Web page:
Investing In Snapchat, Without Really Owning It

Ahead of tommorrow's Snapchat IPO, a look at ways to buy popular e-commerce companies buy buying the even larger companies that have stakes in them.

Snapchat goes public on March 2. No one really thinks it is worth what they will pay for it on IPO day. Regardless, some financial product makers are using the social media’s launch on Wall Street as a means to convince investors that there are better mousetraps out there to buy Snapchat and other digital companies.

Smallish ETF company, EMQQ (which is also the ticker for their fund called the Emerging Markets Internet and E-Commerce Fund) sent out a note which had some interesting bit of info. Alibaba (Alibaba Group Holding Limited 163.92 +4.67 +2.93%) owns a chunk of Snapchat, after investing $200 million in 2015. Conservative (or realistic) estimates put Snapchat’s market value at around $2 billion. Investors who are looking to time some Snapchat buzz can either try the low volume EMQQ fund (up 17% this year, by the way) or go after some other social media companies that may trade higher on Snapchat day in New York on Thursday.

The idea here is to buy Snapchat without buying Snapchat. Or better yet, by smaller, popular companies with major buzz by buying the much bigger companies that have stakes in them and stand to gain some profit because of it.

Here’s who they like and why:

Didi Chuxing is known as China’s “Uber slayer”, the ride sharing company that recently bested Uber for control of the Chinese market. You can’t buy it. But you Alibaba, Tencent (HKG: 07000700 327.40 -2.00 -0.61%) and Baidu (BIDU 221.05 -5.09 -2.25%) are its investors.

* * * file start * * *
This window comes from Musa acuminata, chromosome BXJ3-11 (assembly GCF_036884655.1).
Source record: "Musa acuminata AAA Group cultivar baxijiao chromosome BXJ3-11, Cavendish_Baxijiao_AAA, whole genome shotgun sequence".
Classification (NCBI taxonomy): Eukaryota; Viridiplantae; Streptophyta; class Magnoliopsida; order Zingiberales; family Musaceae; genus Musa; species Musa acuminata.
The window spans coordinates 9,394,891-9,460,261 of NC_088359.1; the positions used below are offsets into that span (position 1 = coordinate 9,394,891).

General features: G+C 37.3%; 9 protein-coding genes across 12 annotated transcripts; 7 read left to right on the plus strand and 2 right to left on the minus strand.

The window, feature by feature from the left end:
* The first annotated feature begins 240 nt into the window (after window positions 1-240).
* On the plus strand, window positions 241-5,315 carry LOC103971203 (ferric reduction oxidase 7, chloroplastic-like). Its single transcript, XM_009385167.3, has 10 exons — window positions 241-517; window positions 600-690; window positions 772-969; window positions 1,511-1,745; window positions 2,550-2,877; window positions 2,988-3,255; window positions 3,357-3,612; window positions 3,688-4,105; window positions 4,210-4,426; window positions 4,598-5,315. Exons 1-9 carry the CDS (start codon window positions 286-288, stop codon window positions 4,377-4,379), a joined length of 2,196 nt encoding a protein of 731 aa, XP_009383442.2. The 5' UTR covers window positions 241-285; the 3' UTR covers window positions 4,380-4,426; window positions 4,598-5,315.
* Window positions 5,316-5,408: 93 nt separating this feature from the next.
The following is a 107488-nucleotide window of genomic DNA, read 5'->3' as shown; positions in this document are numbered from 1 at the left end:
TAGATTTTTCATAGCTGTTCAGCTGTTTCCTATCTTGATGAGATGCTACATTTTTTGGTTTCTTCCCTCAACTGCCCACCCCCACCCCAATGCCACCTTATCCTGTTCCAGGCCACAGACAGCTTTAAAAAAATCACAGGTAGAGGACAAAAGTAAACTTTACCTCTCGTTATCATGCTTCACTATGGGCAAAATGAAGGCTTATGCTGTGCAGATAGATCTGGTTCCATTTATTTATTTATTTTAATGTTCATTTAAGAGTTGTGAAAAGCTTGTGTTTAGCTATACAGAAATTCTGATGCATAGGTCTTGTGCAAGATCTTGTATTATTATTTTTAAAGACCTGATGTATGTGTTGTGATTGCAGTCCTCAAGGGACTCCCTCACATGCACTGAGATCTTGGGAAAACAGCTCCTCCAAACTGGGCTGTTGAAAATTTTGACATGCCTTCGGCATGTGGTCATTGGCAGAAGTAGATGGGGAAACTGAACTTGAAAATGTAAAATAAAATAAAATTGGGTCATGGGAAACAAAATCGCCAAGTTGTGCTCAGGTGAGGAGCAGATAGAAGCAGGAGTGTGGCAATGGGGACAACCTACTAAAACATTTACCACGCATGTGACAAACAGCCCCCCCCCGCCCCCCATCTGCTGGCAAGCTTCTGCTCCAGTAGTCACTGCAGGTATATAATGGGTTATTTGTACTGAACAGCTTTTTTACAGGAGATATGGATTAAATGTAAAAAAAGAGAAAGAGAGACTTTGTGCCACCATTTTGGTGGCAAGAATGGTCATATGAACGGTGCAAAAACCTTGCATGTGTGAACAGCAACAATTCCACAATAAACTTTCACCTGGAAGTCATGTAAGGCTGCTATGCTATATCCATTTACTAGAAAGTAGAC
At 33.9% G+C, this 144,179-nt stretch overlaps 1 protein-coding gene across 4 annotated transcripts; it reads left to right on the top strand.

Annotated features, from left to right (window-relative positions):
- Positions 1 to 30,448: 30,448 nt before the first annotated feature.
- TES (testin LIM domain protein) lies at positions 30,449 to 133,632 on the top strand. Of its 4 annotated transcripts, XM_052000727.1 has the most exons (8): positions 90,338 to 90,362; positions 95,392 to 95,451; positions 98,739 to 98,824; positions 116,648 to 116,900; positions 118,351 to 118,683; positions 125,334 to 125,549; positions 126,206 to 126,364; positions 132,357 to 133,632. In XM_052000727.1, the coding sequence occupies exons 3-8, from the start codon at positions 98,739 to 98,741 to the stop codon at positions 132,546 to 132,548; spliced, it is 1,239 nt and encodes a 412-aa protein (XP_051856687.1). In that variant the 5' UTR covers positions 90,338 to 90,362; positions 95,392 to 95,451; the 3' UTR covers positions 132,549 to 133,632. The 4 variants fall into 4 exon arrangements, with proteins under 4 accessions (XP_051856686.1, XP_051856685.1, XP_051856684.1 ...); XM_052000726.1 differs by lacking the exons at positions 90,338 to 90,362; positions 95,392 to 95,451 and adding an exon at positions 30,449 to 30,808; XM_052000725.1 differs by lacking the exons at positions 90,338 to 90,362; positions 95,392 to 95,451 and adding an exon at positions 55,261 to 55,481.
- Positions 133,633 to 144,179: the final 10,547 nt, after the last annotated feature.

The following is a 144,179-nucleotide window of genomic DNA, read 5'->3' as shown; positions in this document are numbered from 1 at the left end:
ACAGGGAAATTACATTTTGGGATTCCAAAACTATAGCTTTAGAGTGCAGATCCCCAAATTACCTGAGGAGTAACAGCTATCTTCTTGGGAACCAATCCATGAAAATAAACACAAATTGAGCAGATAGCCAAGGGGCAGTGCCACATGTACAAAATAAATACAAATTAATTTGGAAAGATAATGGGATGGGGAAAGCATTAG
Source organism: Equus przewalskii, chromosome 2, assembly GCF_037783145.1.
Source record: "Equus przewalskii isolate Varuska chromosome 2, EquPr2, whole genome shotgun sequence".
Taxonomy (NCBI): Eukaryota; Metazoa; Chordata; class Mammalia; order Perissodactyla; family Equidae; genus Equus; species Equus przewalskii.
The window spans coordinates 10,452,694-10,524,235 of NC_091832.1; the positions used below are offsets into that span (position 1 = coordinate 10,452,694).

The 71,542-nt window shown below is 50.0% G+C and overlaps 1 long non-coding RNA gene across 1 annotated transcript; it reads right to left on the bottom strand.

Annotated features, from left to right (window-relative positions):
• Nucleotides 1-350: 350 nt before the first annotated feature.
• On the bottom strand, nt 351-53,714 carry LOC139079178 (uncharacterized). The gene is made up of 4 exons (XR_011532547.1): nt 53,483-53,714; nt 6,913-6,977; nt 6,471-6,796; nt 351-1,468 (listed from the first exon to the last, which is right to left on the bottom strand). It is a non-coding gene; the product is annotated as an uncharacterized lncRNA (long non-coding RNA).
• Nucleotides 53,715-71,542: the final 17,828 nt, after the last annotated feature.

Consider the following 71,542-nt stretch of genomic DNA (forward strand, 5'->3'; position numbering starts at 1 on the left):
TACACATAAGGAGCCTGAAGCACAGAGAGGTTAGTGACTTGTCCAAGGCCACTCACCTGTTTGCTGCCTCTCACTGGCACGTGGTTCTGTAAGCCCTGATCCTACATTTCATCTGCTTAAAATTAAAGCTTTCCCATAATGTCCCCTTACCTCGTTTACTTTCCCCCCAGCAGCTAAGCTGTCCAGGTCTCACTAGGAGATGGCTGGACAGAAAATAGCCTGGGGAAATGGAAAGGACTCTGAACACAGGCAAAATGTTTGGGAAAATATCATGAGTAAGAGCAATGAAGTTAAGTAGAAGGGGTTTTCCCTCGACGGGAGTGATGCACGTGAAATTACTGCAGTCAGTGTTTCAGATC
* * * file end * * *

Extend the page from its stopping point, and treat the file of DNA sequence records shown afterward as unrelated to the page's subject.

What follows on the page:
Paytm is an Indian payment processor. Last year, a government decision to eliminate 90% of hard currency from circulation is seen helping three things: shrink the informal economy and grow the government’s tax base; help banking and help Paytm, the leading e-payments company in India. Alibaba is there again, with nearly $1 billion in the company.

Ly.com is a leading Chinese ticket processor and has China’s Expedia, Ctrip.com International (CTRP 49.19 -0.95 -1.89%) as a major holder. In 2015, Ly.com bought Wanda Group’s tourism division, the largest tourism company in China. You can’t buy Ly.com, but CTRP is up 18% YTD on the Nasdaq.

Misfit is a fitness tracker in China. In 2014, JD.com (JD 40.80 -2.85 -6.53%) and privately held smartphone maker Xiaomi invested $40 million and has a small stake in the company. Misfit was sold to Fossil in 2015 for $260 million. JD is up 20.2% this year.

EMQQ is run by Kevin Carter, founder of AlphaShares. Richard Kang, one of the executives behind Emerging Global Advisors, is also on board. Emerging Global was acquired by Columbia Threadneedle in May 2016.

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